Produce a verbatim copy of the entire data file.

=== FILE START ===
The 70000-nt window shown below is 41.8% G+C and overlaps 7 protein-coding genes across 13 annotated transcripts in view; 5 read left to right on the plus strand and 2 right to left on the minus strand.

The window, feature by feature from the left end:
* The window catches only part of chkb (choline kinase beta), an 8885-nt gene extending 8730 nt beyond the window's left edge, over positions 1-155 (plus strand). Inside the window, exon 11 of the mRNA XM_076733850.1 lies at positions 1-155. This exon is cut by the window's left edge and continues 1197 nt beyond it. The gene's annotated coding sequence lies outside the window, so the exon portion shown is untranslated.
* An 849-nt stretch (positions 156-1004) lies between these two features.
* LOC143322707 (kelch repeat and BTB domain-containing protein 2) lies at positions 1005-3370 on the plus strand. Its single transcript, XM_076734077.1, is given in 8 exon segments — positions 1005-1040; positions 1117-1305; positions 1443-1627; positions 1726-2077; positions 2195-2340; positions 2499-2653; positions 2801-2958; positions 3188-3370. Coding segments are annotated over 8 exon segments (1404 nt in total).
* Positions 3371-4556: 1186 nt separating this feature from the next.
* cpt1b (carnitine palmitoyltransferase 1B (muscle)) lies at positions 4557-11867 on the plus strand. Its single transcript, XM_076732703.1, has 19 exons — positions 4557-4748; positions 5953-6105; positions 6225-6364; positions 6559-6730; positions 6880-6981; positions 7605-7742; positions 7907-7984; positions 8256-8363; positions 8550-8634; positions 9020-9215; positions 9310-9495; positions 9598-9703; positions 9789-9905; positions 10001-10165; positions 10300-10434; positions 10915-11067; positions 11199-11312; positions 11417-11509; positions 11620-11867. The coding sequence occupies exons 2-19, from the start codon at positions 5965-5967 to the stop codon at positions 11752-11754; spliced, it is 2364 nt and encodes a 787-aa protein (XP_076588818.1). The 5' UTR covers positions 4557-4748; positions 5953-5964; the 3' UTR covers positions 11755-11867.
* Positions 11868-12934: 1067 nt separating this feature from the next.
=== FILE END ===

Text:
The 70000-nt window shown below is 41.8% G+C and overlaps 7 protein-coding genes across 13 annotated transcripts in view; 5 read left to right on the plus strand and 2 right to left on the minus strand.

The window, feature by feature from the left end:
* The window catches only part of chkb (choline kinase beta), an 8885-nt gene extending 8730 nt beyond the window's left edge, over positions 1-155 (plus strand). Inside the window, exon 11 of the mRNA XM_076733850.1 lies at positions 1-155. This exon is cut by the window's left edge and continues 1197 nt beyond it. The gene's annotated coding sequence lies outside the window, so the exon portion shown is untranslated.
* An 849-nt stretch (positions 156-1004) lies between these two features.
* LOC143322707 (kelch repeat and BTB domain-containing protein 2) lies at positions 1005-3370 on the plus strand. Its single transcript, XM_076734077.1, is given in 8 exon segments — positions 1005-1040; positions 1117-1305; positions 1443-1627; positions 1726-2077; positions 2195-2340; positions 2499-2653; positions 2801-2958; positions 3188-3370. Coding segments are annotated over 8 exon segments (1404 nt in total).
* Positions 3371-4556: 1186 nt separating this feature from the next.
* cpt1b (carnitine palmitoyltransferase 1B (muscle)) lies at positions 4557-11867 on the plus strand. Its single transcript, XM_076732703.1, has 19 exons — positions 4557-4748; positions 5953-6105; positions 6225-6364; positions 6559-6730; positions 6880-6981; positions 7605-7742; positions 7907-7984; positions 8256-8363; positions 8550-8634; positions 9020-9215; positions 9310-9495; positions 9598-9703; positions 9789-9905; positions 10001-10165; positions 10300-10434; positions 10915-11067; positions 11199-11312; positions 11417-11509; positions 11620-11867. The coding sequence occupies exons 2-19, from the start codon at positions 5965-5967 to the stop codon at positions 11752-11754; spliced, it is 2364 nt and encodes a 787-aa protein (XP_076588818.1). The 5' UTR covers positions 4557-4748; positions 5953-5964; the 3' UTR covers positions 11755-11867.
* Positions 11868-12934: 1067 nt separating this feature from the next.